Australia’s coastlines are naturally dynamic. Processes of erosion, transportation and accretion (the build-up of sediments) shift and shape the coastline. Erosion can have dramatic impacts during storms, when winds and waves are strong. But this is often just a short-term impact, with sediment gradually regained over weeks and months, either dumped back by the sea or deposited from inland sources via rivers and creeks.

These processes are largely driven by climate and climate driven ocean processes — currents, wind, waves and storms. These climate drivers mean our coastal areas are already vulnerable to damage. Climate change will worsen those risks.

What will be intensified and changed by the climate emergency?

Climate change will bite in a number of ways. Sea level rise combined with intense storms pose the greatest erosion and damage risk. Sea level rise increases the height of waves while storms generate powerful waves and winds that produce storm tides and as a result, erosion.

Wave climate is also likely to change — although this can both increase or decrease erosion. Likewise changes in rainfall and runoff can go either way. Dry conditions will reduce sediment run-off, while high intensity rainfall increases landward erosion and run-off.

The recent drought, fire and subsequent storms demonstrated what the combined impact of these extremes might look like.

What do impacts and risks look like?

Urbanisation, industrial development, and recreational pressures have transformed the coastal zone. In some places, public foreshore reserves act as a buffer to settlements. In other places, homes and businesses are directly exposed to coastal risks.

Erosion of dunes and beaches can cause damage to structures by reducing the stability of foundations, settling buildings or directly undercutting structures. At its worse this might mean properties collapsing onto beaches.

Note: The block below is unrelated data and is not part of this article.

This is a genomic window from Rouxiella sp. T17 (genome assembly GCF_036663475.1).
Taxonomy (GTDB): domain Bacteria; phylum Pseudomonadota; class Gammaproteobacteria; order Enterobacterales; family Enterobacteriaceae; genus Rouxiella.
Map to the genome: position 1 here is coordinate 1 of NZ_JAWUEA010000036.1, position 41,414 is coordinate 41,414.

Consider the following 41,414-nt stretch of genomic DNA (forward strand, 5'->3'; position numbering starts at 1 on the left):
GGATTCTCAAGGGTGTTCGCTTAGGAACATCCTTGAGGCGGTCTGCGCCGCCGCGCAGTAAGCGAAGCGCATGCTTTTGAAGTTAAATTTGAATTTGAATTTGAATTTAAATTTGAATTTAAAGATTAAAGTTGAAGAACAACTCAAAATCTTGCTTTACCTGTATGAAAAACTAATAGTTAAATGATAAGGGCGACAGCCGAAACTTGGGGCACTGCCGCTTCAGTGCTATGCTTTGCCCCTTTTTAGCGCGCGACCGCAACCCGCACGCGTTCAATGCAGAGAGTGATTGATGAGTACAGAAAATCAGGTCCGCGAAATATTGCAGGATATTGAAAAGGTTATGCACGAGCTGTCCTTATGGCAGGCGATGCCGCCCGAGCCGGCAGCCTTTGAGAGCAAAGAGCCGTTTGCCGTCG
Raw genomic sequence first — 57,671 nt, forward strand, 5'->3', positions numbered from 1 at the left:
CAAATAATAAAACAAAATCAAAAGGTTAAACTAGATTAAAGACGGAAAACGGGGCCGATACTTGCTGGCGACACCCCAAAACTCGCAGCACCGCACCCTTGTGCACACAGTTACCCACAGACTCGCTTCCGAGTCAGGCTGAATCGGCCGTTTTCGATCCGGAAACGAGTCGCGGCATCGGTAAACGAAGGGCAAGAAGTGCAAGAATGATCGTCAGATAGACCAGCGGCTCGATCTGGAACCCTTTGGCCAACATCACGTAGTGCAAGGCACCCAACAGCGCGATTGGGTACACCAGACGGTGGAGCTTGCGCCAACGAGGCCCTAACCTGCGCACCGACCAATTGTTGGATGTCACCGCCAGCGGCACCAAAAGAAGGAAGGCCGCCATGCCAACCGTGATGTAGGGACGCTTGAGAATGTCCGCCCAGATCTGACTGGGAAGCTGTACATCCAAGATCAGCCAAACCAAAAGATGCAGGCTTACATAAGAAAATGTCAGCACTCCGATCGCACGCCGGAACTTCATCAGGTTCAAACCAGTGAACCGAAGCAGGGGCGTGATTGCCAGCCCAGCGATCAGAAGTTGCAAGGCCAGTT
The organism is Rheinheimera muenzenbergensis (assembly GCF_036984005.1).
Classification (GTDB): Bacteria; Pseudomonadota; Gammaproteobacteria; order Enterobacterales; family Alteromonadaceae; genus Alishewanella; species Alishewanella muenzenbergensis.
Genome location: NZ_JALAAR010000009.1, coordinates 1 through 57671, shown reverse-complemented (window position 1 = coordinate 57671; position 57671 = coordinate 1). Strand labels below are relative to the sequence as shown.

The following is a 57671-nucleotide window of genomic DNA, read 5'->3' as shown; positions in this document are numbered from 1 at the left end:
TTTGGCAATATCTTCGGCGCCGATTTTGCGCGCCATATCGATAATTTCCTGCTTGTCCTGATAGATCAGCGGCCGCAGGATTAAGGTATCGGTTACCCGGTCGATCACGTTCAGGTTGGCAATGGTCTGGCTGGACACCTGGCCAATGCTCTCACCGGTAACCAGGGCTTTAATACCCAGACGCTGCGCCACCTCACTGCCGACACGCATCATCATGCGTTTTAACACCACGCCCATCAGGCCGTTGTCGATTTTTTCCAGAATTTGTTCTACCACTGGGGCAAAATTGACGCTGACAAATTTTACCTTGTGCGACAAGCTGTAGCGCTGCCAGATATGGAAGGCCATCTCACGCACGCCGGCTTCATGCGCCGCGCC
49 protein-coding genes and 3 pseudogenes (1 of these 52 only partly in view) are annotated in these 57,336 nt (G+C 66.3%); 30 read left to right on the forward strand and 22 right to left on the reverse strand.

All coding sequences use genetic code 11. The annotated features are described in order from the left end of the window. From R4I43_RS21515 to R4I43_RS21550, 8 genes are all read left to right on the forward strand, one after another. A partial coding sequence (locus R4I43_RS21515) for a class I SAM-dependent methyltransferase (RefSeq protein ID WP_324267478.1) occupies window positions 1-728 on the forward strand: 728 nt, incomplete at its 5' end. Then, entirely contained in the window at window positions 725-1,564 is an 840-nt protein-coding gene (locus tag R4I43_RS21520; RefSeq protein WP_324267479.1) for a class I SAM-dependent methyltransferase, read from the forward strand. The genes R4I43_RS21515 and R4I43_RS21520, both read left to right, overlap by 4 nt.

Recreation facilities like beach access stairs, pathways, and parks are on the front-line, but surf lifesaving clubs, roads, businesses and homes are at risk too. Any damage is likely to be both expensive and inconvenient. For some properties or structures there may even become a point at which it becomes more cost effective and practical to relocate.

So how do we prepare?

As a community, we have to start deciding what must be protected, and how and when; where we will let nature take its course; how and if we need to modify the way we live and work near the coast; and so on.

The first challenge is deciding where and what the risks are. While we know the whole coastline will experience the impacts of climate change and sea level rise, the impacts will create different risks. Sandy coasts are much more vulnerable to erosion than rocky coasts; wave climate differs from place to place; different parts of the coast have more or less development etc.

Climate projections, particularly at the local level, come with a degree of certainty and probability. The further we look into the future, the more extraneous factors are unknown — for example, will global policy succeed in bringing down greenhouse emissions so we can plan for two degrees of warming? Or will emissions continue to increase so we must plan for four or five?

The second challenge is to decide what we are prepared to live with. In adaptation we talk about four responses.

  1. Avoid the risk — don’t build there

  2. Accommodate the risk — build but design for the risk

  3. Protect against the risk — engineer defences like seawalls

  4. Retreat from risk — plan to move out of harm’s way.

For existing home owners, protection tends to be favoured. It’s understandable, but aside from the cost, if Australia builds a seawall fortress, we risk losing exactly what we love about our coastline.

The alternative for existing properties is managed or planned retreat. But this is a highly contentious approach. The Byron Shire Council adopted a policy of “planned retreat” in the 1970s, but has found that private property owners are fiercely protective of their property rights and are fighting for protection measures.

It’s clear that our coastal communities will be radically changed, and we are seeing these changes already. The way forward demands difficult conversations and challenging decisions. While scientific information is essential to understand the risks and impacts, communities and governments must continue to come together to map a path through many competing interests and views to plan the future for their coastal towns.

Dr Sarah Boulter is a research fellow with National Climate Change Adaptation Research Facility.

Peter Fray

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